The construction industry is a difficult industry in which to thrive at the present moment, with rising material costs and reduced financial activity leading to the increased risk of insolvency for many smaller businesses. Construction businesses are also heavily regulated, at least in terms of the combination of health and safety law and building regulations that ensure safe building and building practices between them. It is possible for newer, small construction firms to thrive, but they need to understand their regulatory responsibilities as a matter of priority.
Before addressing the various ways in which a construction business can ensure compliance with regulations and legal imperatives, it is important to understand exactly which regulations apply. The key set of regulations that construction businesses need to understand come in the form of the Health and Safety at Work Act 1974 – one of the first major legal interventions into worker safety, which sets out some basic provisions for staff to remain safe at work.
More directly, there are numerous acts from 1992 and 1998 that enshrine specific regulations and rights regarding such things as business’ responsibility for regulatory compliance in employee healthcare, the provision of adequate equipment to mitigate injury risk and the assessment of manual handling risks for workers.
One of the prevailing sets of regulations touched on above is the Personal Protective Equipment at Work Regulations 1992, which sets out each employer’s responsibility to workers in providing personal protective equipment, or PPE, suited to the tasks and risks that each worker faces. Such items of PPE include hard hats, face masks, protective clothing, gloves, boots, eye masks and other wearable interventions.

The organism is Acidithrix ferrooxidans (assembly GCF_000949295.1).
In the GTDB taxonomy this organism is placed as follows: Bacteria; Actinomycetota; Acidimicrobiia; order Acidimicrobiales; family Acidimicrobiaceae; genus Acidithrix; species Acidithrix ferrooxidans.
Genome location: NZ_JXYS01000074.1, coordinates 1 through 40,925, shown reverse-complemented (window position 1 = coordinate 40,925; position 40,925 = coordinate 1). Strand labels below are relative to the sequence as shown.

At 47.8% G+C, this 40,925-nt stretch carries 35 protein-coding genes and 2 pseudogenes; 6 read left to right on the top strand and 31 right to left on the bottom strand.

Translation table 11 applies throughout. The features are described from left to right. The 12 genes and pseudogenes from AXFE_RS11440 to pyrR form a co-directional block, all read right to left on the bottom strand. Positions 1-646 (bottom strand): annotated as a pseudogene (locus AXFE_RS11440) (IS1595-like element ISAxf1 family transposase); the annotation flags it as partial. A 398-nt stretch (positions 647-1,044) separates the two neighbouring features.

In construction, workers face a uniquely broad number of risks each day, and should be afforded the right PPE to meet each task. Not only this, but employers must also provide training in the proper usage of PPE, to prevent inadvertent injury through misuse.
Speaking of training, the training of staff can be essential to maintaining site compliance with health and safety regulations. Staff acting improperly or unsafely can render a site non-compliant, such as in situations where staff fail to follow proper technique in manually lifting heavy materials, or coordinating the movement of materials and equipment.
In training staff regularly, a business can ensure that each site has a level of self-regulation baked in. Buddy systems ensure no staff are unaccounted for, and the instilling of best practice for dangerous tasks can minimise the incidences of improper on-site conduct.
Adherence to regulations does not start and stop with staff on site, though. There are also stringent building regulations to which construction businesses must comply, which ensure the safety and longevity of completed projects. These regulations stipulate everything from safe loads for specific materials to requirements for positioning of fire exists and ‘compartments’.